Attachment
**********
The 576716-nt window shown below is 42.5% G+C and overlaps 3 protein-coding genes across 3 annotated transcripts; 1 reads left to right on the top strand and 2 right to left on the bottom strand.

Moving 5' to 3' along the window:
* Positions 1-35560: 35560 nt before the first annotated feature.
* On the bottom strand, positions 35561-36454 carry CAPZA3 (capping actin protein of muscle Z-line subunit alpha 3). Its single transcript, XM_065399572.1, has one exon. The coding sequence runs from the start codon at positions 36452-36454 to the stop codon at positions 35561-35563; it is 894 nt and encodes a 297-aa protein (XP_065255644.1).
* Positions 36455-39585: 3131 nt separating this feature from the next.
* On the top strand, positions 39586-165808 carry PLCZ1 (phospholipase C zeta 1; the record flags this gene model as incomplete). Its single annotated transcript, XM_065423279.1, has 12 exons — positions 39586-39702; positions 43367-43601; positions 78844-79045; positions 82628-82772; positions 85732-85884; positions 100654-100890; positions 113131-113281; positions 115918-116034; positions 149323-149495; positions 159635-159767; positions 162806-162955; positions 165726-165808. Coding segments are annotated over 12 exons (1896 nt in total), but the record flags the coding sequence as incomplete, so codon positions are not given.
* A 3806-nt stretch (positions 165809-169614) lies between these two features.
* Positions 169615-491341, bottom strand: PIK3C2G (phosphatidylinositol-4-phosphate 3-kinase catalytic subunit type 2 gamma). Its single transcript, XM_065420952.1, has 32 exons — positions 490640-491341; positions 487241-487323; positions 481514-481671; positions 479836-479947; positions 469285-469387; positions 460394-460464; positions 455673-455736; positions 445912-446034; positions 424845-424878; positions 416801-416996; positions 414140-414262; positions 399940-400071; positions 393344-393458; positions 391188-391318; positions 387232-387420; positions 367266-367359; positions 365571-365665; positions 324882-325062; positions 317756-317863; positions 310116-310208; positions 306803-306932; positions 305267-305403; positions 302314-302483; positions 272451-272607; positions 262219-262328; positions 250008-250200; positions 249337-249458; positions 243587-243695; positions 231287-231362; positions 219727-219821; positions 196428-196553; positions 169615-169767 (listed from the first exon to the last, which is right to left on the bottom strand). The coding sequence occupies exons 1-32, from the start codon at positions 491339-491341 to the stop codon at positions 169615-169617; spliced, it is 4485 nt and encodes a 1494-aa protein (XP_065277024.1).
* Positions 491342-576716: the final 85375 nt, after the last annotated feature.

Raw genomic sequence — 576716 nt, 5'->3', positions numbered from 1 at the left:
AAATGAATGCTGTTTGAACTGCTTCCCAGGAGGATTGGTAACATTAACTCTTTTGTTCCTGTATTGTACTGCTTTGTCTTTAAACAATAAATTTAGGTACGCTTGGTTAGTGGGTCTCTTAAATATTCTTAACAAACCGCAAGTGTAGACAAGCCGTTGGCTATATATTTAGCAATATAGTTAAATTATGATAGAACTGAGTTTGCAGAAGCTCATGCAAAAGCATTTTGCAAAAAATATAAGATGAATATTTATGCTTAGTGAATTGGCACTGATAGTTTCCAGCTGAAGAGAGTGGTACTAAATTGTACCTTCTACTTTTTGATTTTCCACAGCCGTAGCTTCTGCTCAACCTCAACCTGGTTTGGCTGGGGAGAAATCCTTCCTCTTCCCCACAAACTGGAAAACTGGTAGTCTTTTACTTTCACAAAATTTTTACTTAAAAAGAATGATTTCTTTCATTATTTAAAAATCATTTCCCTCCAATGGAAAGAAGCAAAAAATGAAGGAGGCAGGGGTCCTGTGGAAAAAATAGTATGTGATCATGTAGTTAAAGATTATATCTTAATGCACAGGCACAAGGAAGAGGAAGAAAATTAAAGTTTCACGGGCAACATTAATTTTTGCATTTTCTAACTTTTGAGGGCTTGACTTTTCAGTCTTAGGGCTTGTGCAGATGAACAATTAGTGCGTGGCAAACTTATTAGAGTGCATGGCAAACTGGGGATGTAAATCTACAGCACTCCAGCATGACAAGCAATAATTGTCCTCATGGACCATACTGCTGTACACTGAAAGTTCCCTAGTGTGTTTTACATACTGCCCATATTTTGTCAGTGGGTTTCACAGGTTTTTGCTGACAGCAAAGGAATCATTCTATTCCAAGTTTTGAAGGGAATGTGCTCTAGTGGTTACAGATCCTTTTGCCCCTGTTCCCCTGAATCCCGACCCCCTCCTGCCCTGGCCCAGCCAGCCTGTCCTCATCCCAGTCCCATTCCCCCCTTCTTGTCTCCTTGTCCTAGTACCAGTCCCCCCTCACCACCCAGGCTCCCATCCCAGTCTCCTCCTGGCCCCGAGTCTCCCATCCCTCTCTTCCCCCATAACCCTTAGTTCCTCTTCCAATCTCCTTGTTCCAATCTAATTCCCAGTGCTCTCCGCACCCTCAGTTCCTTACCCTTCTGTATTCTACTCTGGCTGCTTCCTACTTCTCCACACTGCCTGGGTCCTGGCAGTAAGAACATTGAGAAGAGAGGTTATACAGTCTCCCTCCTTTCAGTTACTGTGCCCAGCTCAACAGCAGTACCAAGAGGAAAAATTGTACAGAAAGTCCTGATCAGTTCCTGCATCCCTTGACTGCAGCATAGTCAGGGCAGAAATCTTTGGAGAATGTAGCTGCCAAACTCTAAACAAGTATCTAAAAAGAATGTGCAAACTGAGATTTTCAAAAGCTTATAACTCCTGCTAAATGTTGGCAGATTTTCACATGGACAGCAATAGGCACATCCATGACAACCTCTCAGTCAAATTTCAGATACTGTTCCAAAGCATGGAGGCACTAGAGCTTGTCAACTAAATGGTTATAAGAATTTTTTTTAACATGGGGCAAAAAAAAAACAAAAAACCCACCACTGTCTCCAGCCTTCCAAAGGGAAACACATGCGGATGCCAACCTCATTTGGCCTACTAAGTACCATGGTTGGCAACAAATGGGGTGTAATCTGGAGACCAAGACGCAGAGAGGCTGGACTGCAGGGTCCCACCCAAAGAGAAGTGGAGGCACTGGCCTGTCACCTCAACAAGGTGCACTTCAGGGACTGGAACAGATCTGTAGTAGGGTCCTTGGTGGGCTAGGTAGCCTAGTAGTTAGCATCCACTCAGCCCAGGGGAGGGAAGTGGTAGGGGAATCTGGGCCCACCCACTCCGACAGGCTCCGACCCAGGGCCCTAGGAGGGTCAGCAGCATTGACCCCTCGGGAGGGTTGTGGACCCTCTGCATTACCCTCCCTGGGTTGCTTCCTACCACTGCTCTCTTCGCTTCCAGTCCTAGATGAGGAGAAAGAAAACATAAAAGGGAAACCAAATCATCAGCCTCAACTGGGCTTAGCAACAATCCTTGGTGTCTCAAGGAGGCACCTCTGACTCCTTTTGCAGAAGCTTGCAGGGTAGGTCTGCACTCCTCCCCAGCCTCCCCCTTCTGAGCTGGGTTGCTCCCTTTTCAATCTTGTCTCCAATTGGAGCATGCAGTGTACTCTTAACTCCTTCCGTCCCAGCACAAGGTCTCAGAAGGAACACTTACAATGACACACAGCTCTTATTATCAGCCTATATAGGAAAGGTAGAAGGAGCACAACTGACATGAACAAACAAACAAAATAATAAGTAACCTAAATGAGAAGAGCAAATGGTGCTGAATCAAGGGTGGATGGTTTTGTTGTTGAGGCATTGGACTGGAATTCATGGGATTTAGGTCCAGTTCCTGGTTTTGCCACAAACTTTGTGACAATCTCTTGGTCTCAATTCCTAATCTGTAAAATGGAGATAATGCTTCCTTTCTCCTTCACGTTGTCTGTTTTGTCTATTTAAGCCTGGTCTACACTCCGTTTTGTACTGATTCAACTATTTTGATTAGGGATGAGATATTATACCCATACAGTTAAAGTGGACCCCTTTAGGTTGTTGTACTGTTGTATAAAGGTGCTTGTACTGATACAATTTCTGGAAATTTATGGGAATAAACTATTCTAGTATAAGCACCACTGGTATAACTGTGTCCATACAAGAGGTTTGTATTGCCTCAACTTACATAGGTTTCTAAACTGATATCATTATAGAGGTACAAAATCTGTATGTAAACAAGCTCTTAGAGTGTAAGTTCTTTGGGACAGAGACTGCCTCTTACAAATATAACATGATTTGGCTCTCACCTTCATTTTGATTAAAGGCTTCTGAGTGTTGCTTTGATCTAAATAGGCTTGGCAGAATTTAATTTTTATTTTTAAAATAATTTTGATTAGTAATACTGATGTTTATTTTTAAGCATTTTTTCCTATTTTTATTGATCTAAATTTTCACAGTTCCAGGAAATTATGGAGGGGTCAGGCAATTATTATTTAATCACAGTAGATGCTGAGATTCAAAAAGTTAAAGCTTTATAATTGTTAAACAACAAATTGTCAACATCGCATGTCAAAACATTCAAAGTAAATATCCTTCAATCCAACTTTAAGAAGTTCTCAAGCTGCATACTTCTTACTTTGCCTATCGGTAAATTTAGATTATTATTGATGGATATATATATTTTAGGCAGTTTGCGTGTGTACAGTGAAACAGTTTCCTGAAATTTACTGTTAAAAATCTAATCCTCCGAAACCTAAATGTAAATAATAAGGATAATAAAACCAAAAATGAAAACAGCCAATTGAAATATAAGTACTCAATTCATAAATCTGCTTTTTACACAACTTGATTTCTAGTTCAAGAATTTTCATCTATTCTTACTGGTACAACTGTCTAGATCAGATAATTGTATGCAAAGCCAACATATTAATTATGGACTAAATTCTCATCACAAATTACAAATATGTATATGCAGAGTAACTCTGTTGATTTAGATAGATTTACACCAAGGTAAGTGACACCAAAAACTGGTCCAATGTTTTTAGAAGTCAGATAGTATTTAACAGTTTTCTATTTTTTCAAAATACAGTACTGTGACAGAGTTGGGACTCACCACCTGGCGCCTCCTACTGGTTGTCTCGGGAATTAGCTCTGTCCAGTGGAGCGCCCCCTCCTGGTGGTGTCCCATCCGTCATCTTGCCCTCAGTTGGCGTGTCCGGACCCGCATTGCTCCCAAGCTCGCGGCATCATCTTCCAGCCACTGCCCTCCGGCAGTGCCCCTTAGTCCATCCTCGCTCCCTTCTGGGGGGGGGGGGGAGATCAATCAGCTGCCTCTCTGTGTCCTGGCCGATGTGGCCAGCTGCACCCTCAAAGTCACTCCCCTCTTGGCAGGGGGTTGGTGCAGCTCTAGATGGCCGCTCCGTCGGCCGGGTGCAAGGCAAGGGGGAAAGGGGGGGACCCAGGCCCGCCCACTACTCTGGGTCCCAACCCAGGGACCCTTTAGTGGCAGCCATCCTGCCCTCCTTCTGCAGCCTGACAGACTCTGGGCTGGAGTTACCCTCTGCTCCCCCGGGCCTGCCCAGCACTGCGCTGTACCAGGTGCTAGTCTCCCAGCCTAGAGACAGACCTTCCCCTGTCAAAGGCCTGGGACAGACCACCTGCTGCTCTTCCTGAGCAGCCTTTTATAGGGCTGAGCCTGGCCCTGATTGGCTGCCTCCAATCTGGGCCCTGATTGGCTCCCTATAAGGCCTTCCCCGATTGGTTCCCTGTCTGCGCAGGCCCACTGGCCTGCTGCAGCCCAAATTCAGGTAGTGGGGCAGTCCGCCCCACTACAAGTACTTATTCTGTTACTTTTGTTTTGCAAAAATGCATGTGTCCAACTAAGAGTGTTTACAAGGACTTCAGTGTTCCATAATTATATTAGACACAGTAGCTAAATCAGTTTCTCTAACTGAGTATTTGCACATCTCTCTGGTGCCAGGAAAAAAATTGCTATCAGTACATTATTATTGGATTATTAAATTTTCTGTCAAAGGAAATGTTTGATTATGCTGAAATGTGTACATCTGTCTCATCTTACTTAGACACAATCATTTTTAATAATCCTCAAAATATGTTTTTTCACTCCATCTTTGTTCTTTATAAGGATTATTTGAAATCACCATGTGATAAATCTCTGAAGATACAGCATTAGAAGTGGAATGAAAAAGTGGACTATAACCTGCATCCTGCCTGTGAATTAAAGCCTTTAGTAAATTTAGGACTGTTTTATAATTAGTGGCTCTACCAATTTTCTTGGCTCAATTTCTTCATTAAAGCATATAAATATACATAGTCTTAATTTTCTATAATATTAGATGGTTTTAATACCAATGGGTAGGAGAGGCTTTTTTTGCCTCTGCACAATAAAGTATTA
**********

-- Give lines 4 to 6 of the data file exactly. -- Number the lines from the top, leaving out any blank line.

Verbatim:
* On the bottom strand, positions 35561-36454 carry CAPZA3 (capping actin protein of muscle Z-line subunit alpha 3). Its single transcript, XM_065399572.1, has one exon. The coding sequence runs from the start codon at positions 36452-36454 to the stop codon at positions 35561-35563; it is 894 nt and encodes a 297-aa protein (XP_065255644.1).
* Positions 36455-39585: 3131 nt separating this feature from the next.
* On the top strand, positions 39586-165808 carry PLCZ1 (phospholipase C zeta 1; the record flags this gene model as incomplete). Its single annotated transcript, XM_065423279.1, has 12 exons — positions 39586-39702; positions 43367-43601; positions 78844-79045; positions 82628-82772; positions 85732-85884; positions 100654-100890; positions 113131-113281; positions 115918-116034; positions 149323-149495; positions 159635-159767; positions 162806-162955; positions 165726-165808. Coding segments are annotated over 12 exons (1896 nt in total), but the record flags the coding sequence as incomplete, so codon positions are not given.